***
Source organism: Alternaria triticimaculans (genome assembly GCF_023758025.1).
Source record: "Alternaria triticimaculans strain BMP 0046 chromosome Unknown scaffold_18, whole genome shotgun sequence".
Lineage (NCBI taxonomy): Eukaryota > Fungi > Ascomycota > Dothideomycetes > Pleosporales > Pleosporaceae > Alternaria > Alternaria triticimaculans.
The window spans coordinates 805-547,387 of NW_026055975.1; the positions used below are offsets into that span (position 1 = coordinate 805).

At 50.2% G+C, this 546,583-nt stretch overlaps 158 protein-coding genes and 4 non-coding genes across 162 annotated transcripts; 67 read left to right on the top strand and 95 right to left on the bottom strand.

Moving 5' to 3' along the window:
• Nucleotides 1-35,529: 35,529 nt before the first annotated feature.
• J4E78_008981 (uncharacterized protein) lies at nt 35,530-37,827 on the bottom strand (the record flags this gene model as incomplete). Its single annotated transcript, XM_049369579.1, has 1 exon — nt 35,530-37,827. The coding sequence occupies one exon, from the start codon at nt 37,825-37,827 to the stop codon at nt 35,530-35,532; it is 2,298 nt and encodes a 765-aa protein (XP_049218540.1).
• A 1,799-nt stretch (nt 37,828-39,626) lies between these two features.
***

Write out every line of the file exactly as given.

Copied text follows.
Source organism: Alternaria triticimaculans (genome assembly GCF_023758025.1).
Source record: "Alternaria triticimaculans strain BMP 0046 chromosome Unknown scaffold_18, whole genome shotgun sequence".
Lineage (NCBI taxonomy): Eukaryota > Fungi > Ascomycota > Dothideomycetes > Pleosporales > Pleosporaceae > Alternaria > Alternaria triticimaculans.
The window spans coordinates 805-547,387 of NW_026055975.1; the positions used below are offsets into that span (position 1 = coordinate 805).

At 50.2% G+C, this 546,583-nt stretch overlaps 158 protein-coding genes and 4 non-coding genes across 162 annotated transcripts; 67 read left to right on the top strand and 95 right to left on the bottom strand.

Moving 5' to 3' along the window:
• Nucleotides 1-35,529: 35,529 nt before the first annotated feature.
• J4E78_008981 (uncharacterized protein) lies at nt 35,530-37,827 on the bottom strand (the record flags this gene model as incomplete). Its single annotated transcript, XM_049369579.1, has 1 exon — nt 35,530-37,827. The coding sequence occupies one exon, from the start codon at nt 37,825-37,827 to the stop codon at nt 35,530-35,532; it is 2,298 nt and encodes a 765-aa protein (XP_049218540.1).
• A 1,799-nt stretch (nt 37,828-39,626) lies between these two features.